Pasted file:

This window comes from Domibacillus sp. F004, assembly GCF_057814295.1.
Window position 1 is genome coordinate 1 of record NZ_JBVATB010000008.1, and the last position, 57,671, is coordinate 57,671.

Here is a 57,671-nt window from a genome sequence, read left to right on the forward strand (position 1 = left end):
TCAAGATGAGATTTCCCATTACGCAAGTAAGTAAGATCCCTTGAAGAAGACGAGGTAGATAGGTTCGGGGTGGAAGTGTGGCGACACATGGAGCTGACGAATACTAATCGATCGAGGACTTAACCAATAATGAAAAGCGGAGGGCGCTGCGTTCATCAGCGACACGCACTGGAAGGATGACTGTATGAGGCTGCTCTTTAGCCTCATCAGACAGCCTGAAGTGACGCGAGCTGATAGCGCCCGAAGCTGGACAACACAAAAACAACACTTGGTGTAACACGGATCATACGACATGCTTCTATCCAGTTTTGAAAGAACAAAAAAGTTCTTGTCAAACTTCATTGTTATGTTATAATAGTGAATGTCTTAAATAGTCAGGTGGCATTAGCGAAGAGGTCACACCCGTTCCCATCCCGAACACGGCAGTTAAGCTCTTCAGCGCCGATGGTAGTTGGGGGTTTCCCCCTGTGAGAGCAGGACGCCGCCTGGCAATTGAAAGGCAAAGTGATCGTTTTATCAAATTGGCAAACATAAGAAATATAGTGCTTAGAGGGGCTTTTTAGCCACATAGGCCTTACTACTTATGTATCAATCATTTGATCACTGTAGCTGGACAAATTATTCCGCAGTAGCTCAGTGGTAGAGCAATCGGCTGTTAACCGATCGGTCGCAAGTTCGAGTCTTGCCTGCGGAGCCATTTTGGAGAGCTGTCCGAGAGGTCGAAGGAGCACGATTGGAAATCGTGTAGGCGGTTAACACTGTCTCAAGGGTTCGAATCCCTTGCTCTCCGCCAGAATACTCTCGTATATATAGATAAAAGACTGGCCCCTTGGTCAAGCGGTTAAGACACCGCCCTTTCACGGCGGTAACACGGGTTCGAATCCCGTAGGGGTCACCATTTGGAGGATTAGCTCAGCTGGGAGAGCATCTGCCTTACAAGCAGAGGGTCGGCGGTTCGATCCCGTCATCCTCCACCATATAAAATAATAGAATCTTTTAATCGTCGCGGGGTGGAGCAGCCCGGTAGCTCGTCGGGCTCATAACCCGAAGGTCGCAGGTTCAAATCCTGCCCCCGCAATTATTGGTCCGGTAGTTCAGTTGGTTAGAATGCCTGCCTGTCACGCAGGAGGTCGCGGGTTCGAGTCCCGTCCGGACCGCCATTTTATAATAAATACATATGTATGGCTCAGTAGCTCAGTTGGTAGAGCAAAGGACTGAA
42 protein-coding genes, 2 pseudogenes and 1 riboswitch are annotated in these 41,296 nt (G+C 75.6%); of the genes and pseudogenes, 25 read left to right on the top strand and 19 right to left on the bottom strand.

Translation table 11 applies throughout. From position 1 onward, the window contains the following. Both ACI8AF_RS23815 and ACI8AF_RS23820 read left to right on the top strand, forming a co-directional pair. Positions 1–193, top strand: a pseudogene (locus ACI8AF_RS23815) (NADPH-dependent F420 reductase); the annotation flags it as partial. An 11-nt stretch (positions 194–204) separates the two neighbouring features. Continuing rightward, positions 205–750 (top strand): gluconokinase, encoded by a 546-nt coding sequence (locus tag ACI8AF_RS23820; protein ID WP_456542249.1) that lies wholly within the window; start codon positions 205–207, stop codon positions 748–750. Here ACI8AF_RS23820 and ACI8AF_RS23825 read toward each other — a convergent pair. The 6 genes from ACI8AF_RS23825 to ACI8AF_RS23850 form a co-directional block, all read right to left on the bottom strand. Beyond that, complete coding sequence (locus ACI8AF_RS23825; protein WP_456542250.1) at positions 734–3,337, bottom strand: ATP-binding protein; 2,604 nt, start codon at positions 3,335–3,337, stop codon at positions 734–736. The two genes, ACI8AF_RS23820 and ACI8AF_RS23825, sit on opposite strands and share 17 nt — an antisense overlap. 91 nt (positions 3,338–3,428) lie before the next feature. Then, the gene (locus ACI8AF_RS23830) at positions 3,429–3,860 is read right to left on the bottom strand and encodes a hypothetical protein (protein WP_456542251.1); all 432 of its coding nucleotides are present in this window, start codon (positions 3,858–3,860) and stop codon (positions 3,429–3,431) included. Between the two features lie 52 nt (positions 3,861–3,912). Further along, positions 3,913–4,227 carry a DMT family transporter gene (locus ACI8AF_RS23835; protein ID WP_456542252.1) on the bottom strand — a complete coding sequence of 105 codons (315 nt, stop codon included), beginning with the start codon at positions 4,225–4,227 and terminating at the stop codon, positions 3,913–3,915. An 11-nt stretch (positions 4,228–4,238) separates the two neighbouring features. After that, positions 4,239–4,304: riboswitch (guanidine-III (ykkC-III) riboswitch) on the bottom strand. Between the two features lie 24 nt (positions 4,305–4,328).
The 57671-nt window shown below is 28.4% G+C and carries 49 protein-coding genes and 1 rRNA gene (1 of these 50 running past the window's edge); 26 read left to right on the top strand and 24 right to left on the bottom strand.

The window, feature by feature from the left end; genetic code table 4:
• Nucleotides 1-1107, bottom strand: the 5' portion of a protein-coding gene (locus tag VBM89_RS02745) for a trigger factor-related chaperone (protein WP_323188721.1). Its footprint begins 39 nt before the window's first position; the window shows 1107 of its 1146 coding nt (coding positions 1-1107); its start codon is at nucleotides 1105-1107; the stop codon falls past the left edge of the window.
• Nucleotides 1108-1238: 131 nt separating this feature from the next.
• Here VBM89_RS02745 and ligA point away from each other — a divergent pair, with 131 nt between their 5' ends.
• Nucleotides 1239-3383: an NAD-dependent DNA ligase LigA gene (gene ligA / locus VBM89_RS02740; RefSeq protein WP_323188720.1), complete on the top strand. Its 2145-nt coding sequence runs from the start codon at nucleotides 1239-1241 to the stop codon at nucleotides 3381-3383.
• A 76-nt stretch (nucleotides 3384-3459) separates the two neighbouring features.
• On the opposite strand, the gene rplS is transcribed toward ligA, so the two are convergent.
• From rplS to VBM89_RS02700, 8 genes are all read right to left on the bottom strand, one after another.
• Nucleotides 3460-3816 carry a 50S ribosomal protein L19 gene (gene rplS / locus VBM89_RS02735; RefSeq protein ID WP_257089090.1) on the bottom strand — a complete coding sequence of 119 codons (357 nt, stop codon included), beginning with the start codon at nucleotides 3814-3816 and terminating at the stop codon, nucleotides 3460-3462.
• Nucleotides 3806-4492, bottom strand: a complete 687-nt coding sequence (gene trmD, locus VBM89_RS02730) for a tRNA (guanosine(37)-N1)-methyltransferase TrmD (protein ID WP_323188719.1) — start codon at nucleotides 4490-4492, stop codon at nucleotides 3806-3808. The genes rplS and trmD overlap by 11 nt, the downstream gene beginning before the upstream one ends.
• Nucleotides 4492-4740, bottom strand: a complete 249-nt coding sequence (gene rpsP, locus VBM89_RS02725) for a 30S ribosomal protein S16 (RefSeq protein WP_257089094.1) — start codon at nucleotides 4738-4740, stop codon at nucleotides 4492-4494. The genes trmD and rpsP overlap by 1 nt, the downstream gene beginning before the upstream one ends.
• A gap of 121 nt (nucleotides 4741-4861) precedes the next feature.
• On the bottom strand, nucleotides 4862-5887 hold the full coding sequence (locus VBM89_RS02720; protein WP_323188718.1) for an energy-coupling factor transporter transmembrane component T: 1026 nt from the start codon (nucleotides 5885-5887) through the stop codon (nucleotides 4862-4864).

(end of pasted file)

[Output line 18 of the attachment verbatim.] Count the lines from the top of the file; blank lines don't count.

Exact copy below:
• Nucleotides 4492-4740, bottom strand: a complete 249-nt coding sequence (gene rpsP, locus VBM89_RS02725) for a 30S ribosomal protein S16 (RefSeq protein WP_257089094.1) — start codon at nucleotides 4738-4740, stop codon at nucleotides 4492-4494. The genes trmD and rpsP overlap by 1 nt, the downstream gene beginning before the upstream one ends.